I appreciate the writing of journalist Andrew Sullivan, mostly because he is a serious, honest and brave critical thinker. Honest and brave critical thinking means you do not knee-jerkingly follow any particular party line. Sullivan used to call himself a conservative, and I gather still does, in some sense of the word that I’m sure he can justify. But he seems to be on what we call the liberal side of a great many issues. But not all.
I stumbled on one of his New York Magazine essays yesterday, analyzing the descent of U.S. political culture into tribalism. He’s not the only to notice this, of course. But his take was honest, brave, nonpartisan, unpredictable and totally convincing. Whichever tribe you are in (left or right, Dem or Repub), you may tend to think of the “other” tribe as the one that has really lost all critical thinking skills. Sullivan’s abuse of tribalism is bipartisan and ambidextrous.
The essay is long, but just kept gathering strength. I was blown away with how brilliant it was, and I immediately resolved to pass it along to MinnPost readers. Which I’m hereby doing, with one confession. After I finished it, I noticed that it was published last September. I normally pass along fresher stuff. If you already read it when it first came out, good for you. But I suspect it’s worth reading again. If you’ve never read it, it comes across as quite fresh.
I know I’m guilty of tribal thinking, from the liberal side. Many of you probably are too. Of course, we secretly believe conservatives, and especially those who have somehow hitched their wagon to Trump, are guiltier of it. But Sullivan is not interested in mediating a debate over which side is worse. He will pound on you, and yes, you too, to do your own thinking and not to worry whether some of your thoughts are out of sync with your partisan or ideological tribe.
Enough of me. I’ll save whatever space is left for excerpts from Sullivan essay, but you should really just read the whole thing, and, in case you become convinced of that, I’ll provide one more link below.
A Monmouth poll recently found that 61 percent of Trump supporters say there’s nothing he could do to make them change their minds about him; 57 percent of his opponents say the same thing. Nothing he could do …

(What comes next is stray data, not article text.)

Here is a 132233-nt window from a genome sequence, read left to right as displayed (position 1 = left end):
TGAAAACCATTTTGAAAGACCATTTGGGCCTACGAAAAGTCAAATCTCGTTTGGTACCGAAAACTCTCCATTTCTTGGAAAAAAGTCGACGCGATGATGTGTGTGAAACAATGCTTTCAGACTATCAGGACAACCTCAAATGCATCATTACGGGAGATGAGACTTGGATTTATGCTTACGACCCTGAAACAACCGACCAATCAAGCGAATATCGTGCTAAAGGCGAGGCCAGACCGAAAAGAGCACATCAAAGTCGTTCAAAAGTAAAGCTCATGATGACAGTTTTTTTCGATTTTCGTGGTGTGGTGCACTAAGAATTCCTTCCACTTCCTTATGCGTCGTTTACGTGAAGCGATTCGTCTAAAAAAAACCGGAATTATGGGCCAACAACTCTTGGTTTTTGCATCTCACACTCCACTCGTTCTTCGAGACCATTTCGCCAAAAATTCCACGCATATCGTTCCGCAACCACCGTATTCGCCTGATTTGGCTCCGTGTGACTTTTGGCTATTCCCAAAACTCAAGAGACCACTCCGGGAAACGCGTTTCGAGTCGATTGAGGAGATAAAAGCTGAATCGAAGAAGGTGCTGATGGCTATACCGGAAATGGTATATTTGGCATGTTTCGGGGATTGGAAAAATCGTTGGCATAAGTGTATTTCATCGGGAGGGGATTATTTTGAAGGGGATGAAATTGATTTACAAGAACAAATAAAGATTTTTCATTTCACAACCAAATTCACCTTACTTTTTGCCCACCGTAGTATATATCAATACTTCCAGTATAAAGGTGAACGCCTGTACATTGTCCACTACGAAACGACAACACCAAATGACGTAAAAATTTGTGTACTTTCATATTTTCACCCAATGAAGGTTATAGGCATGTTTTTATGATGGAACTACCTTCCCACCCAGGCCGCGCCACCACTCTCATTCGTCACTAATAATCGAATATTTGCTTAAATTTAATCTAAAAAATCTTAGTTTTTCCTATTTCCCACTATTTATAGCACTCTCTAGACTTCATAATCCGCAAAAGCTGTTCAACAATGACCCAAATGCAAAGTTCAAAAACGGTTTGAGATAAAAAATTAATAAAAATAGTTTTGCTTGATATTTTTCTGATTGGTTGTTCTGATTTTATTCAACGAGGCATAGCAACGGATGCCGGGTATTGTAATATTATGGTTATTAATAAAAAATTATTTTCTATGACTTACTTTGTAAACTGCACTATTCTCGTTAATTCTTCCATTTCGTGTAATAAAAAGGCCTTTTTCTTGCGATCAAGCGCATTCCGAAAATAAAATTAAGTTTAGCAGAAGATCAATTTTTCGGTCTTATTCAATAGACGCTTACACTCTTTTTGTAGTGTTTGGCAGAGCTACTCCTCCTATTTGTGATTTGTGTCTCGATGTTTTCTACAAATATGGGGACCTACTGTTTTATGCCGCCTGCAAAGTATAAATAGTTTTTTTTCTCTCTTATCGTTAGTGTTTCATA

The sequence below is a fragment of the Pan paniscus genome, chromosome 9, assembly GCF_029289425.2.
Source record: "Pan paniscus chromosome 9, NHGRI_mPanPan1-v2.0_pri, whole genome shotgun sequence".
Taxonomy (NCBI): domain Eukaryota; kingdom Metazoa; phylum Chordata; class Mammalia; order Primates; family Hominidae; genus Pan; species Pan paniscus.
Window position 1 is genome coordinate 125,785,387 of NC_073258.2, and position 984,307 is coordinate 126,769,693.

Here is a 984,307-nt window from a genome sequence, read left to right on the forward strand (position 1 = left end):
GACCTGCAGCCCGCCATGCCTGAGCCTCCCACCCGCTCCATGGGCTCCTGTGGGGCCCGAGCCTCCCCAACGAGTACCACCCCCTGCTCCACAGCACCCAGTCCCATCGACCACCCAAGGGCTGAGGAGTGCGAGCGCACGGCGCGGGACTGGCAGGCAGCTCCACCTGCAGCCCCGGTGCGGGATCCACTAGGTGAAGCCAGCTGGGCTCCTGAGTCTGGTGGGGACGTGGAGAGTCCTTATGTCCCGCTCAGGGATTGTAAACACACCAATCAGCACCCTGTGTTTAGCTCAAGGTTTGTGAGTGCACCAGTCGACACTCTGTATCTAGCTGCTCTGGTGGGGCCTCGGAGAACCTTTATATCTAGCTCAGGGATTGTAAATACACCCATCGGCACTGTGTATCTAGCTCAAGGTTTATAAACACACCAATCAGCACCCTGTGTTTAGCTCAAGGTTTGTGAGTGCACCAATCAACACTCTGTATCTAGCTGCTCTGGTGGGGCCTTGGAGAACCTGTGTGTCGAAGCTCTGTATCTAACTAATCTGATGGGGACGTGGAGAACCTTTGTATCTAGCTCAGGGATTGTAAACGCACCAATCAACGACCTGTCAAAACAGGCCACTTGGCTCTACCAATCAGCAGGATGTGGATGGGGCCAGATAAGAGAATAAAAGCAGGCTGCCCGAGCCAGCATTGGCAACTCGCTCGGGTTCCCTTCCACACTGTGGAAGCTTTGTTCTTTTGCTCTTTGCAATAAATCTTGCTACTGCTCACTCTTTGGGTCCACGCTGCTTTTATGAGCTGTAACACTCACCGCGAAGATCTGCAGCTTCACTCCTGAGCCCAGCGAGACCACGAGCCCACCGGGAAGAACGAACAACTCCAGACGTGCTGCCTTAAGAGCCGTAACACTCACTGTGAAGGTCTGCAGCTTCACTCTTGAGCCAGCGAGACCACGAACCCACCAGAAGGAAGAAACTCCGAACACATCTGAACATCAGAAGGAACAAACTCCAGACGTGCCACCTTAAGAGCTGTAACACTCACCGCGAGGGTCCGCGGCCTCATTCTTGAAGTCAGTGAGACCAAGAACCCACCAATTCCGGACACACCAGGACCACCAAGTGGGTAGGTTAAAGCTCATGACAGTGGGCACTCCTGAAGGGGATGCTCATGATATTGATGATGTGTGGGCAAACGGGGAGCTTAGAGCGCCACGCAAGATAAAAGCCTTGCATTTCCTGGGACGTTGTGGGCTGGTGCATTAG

We don’t really have to wonder what it’s like to live in a tribal society anymore, do we? Because we already do. Over the past couple of decades in America, the enduring, complicated divides of ideology, geography, party, class, religion, and race have mutated into something deeper, simpler to map, and therefore much more ominous. I don’t just mean the rise of political polarization (although that’s how it often expresses itself), nor the rise of political violence (the domestic terrorism of the late 1960s and ’70s was far worse), nor even this country’s ancient black-white racial conflict (though its potency endures).
I mean a new and compounding combination of all these differences into two coherent tribes, eerily balanced in political power, fighting not just to advance their own side but to provoke, condemn, and defeat the other. …
The project of American democracy — to live beyond such tribal identities, to construct a society based on the individual, to see ourselves as citizens of a people’s republic, to place religion off-limits, and even in recent years to embrace a multiracial and post-religious society — was always an extremely precarious endeavor. It rested, from the beginning, on an 18th-century hope that deep divides can be bridged by a culture of compromise, and that emotion can be defeated by reason. It failed once, spectacularly, in the most brutal civil war any Western democracy has experienced in modern times. And here we are, in an equally tribal era, with a deeply divisive president who is suddenly scrambling Washington’s political alignments, about to find out if we can prevent it from failing again. …”
If you can resist reading the full Sullivan version, that’s your problem. If all you need is another link so you don’t have to scroll back to the top, here it is.